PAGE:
You dream and aspire to become the entrepreneur with the plane, the vacation houses, your children and siblings employed, and eventually leave the business to them. Everyone outside of the family are employees, and will come and go as the seasons pass and the years go by. Owner liquidity is created by taking capital out of the business along the way. For some entrepreneurs and service businesses, this business model makes sense, professional investors are rarely involved with lifestyle businesses because without the founders skills, and involvement these businesses are unlikely to grow. Financing is provided that supports monthly cash flow for the business, but unless the owner keeps some of the capital in the business or diversifies the dependency on their involvement, financing for acquisitions, or realizing a maximum value from a sale to a third party buyer is unlikely. In addition, in all likelihood, the valuation that the owner believes someone would pay for their business is unrealistic (hence the 75% of businesses that are for sale that ultimately don’t close or sell). Learn about Corporate Financial Planning and Lantern Capital Advisors or Exiting Your Business in a Few Years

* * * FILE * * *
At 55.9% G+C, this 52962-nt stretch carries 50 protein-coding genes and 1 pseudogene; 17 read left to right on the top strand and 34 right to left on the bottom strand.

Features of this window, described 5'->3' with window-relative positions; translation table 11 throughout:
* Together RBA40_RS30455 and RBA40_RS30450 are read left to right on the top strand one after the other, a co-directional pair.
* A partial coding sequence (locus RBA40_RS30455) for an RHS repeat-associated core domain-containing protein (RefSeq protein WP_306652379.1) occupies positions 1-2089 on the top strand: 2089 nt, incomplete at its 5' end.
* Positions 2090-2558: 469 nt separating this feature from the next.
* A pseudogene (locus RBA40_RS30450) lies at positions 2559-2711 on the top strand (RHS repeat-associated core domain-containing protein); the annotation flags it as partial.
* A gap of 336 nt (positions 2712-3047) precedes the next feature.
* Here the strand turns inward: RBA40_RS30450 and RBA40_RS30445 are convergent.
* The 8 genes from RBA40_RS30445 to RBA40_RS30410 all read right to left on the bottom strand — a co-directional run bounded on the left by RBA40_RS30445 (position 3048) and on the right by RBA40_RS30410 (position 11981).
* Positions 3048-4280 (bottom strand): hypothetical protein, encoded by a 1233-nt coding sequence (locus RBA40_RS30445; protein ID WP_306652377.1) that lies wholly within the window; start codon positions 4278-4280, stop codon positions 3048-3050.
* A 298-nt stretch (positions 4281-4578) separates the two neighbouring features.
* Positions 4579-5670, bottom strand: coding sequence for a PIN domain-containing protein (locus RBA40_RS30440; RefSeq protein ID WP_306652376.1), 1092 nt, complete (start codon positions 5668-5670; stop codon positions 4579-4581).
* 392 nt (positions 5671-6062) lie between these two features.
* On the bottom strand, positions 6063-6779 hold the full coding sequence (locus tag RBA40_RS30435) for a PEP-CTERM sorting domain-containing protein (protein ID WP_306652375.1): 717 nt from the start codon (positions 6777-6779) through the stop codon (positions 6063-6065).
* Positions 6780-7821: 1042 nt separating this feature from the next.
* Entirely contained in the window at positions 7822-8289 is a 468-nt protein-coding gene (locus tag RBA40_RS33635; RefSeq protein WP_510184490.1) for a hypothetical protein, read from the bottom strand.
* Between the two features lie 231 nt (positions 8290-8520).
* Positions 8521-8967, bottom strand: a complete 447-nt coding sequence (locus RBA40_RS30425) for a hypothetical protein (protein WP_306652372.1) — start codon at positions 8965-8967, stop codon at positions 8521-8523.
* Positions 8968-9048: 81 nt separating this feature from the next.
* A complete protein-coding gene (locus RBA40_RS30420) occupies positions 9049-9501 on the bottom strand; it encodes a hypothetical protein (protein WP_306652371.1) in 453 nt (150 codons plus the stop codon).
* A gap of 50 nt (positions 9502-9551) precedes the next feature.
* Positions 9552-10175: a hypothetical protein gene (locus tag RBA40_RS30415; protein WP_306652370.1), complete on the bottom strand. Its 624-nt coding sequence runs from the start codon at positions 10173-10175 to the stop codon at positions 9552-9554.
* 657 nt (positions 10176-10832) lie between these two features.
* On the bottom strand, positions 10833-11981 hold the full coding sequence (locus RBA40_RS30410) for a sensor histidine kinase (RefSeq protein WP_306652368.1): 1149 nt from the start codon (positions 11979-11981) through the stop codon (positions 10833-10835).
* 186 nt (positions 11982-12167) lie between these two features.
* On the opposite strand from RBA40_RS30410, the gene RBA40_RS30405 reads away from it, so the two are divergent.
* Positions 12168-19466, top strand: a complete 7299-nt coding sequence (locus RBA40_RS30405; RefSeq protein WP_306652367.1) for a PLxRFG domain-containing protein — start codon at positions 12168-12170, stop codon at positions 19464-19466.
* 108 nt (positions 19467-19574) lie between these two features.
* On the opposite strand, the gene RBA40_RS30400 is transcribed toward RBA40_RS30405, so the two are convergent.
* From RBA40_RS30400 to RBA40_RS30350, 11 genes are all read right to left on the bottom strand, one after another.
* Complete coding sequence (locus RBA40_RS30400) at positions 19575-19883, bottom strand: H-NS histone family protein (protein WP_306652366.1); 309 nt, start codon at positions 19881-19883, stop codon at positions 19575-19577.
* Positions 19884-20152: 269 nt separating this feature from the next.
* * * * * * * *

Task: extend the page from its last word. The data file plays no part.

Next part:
Selling the assets of your company and closing the doors. Companies liquidate for many reasons, the company did not obtain and attract the proper management team, the company lost market share and the ability to maintain the costs of doing business, the company lost their ability to maintain financing, and lacked working capital/cash flow. Key employees have typically left, and there is no one left to steer the ship. But the number one reason why a company goes into liquidation is because the company couldn’t find a viable buyer, and the owner needed to sell. Learn about Corporate Financial Planning and Lantern Capital Advisors or Exiting Your Business in a Few Years
Learn More About Buying Out A Partner Or Business Owner
Owner Liquidity: Have You Ever Asked What If?
Are you considering an owner liquidity event? Do You Have A “What if?” If so, we invite you to contact us. We look to offer feedback to any company that seeks our advice. We do not seek compensation for the upfront time required to explore and qualify each company’s opportunity.
Companies routinely drive growth by asking then exploring, “What if?” Effectively exploring “what if” requires an understanding of corporate finance that many private companies do not have.
- What if we had more capital to grow our business?
- What if we bought another company or competitor?
- What if we bought out a partner or owner?
- What if we could refinance our company’s debt?
- What if we wanted to exit the business in a few years?
- What if we could remove personal financial guarantees?
- What if we wanted to sell our business to our employees, family, or competitors?
- What if I could get some owner liquidity?